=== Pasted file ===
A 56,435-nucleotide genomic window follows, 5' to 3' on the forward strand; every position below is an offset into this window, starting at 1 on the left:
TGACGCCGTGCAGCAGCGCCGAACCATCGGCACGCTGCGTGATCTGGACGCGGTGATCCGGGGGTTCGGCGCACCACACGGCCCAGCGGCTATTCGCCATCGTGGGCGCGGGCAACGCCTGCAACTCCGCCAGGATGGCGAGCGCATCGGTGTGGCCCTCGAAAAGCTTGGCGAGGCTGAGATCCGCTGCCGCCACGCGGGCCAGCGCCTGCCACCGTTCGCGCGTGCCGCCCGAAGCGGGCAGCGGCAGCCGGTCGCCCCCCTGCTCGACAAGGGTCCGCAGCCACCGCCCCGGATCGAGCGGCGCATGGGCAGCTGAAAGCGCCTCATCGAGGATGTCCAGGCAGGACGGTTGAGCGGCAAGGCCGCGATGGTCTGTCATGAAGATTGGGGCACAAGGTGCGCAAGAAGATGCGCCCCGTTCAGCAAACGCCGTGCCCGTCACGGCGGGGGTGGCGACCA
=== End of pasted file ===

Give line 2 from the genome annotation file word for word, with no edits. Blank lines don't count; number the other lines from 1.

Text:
TGACGCCGTGCAGCAGCGCCGAACCATCGGCACGCTGCGTGATCTGGACGCGGTGATCCGGGGGTTCGGCGCACCACACGGCCCAGCGGCTATTCGCCATCGTGGGCGCGGGCAACGCCTGCAACTCCGCCAGGATGGCGAGCGCATCGGTGTGGCCCTCGAAAAGCTTGGCGAGGCTGAGATCCGCTGCCGCCACGCGGGCCAGCGCCTGCCACCGTTCGCGCGTGCCGCCCGAAGCGGGCAGCGGCAGCCGGTCGCCCCCCTGCTCGACAAGGGTCCGCAGCCACCGCCCCGGATCGAGCGGCGCATGGGCAGCTGAAAGCGCCTCATCGAGGATGTCCAGGCAGGACGGTTGAGCGGCAAGGCCGCGATGGTCTGTCATGAAGATTGGGGCACAAGGTGCGCAAGAAGATGCGCCCCGTTCAGCAAACGCCGTGCCCGTCACGGCGGGGGTGGCGACCA